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Every pilgrim along the Camino de Santiago is working their way to the cathedral at Santiago de Compostela. Visiting the shrine of St James inside the cathedral is, for many pilgrims, the final destination. It was a rainy Sunday morning when I set out from the albergue at Monte del Gozo, or Mount Joy, to make my way to the cathedral. I got my first glimpse of the cathedral as I walked through the streets of town and I began to feel the exhilaration of the highlight of my pilgrimage.


As I walked into Praza do Obradoiro, the main plaza in front of the cathedral, I was surprised to see that there were no other people anywhere. I’ve only ever seen pictures of the plaza when it was filled with people, celebrating their arrival at their journey’s end. Having this whole plaza to myself made my experience that much more magical. Here I was, alone in the plaza, staring at the cathedral. I had time to reflect on the enormity of my journey. Time to reflect on all the steps along the way.


I lined up at the pilgrim office and once it opened, I received my compostela, or the document that proved I had walked from Saint Jean Pied de Port to Santiago de Compostela. I never expected to be among the first ten pilgrims to arrive in Santiago that Sunday, but I was additionally awarded a free meal from the Parador, a high-end hotel located in an old hospital next door to the cathedral. In times past, pilgrims arriving in Santiago were fed and housed for up to three days before they returned home. Today, the Parador continues that tradition by providing lunch for the first ten pilgrims who arrive in Santiago every day, and it was one of the finest meals I had in all of Spain.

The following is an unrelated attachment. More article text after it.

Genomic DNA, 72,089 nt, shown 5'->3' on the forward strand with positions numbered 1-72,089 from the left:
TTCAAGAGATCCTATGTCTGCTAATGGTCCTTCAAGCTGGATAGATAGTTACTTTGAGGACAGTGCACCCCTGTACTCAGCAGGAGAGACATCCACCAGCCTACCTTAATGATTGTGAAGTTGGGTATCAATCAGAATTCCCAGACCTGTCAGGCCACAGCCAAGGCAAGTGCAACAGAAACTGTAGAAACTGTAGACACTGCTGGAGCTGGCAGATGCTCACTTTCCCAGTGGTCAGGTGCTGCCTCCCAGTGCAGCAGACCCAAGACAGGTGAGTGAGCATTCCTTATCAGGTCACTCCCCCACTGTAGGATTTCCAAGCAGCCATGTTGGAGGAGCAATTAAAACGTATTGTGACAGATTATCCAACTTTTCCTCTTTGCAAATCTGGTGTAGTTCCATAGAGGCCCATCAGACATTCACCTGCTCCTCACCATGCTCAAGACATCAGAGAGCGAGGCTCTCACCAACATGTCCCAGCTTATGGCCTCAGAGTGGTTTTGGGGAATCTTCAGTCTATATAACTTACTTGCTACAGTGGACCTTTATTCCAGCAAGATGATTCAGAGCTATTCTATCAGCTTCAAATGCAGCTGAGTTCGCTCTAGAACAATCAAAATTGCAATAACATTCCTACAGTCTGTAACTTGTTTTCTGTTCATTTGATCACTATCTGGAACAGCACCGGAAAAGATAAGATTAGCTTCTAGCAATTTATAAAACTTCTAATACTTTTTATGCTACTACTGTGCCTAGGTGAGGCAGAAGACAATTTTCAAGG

Because I took my time getting to Santiago, almost everyone I started walking the Camino with finished their journey long before me. I was pleasantly surprised to see Mike and Vernetta, my friends from Detroit, waiting their turn in line to hug the stature of St. James and view the crypt that held his remains. I knew Vernetta would make it all the way to Santiago and seeing the smile on her face let me know she was proud of her achievement. Next year on their Alaskan cruise, I suspect she will regale her fellow travelers with stories of her time along the Way of St James.


For me, Santiago is not the end. Muxia will be my final destination. I arrived in Saint Jean Pied de Port not knowing where I was going to end my Camino. Along the way, Muxia became my final goal. In a few days, I will have completed my walk across Spain and will be staring at the Atlantic Ocean.

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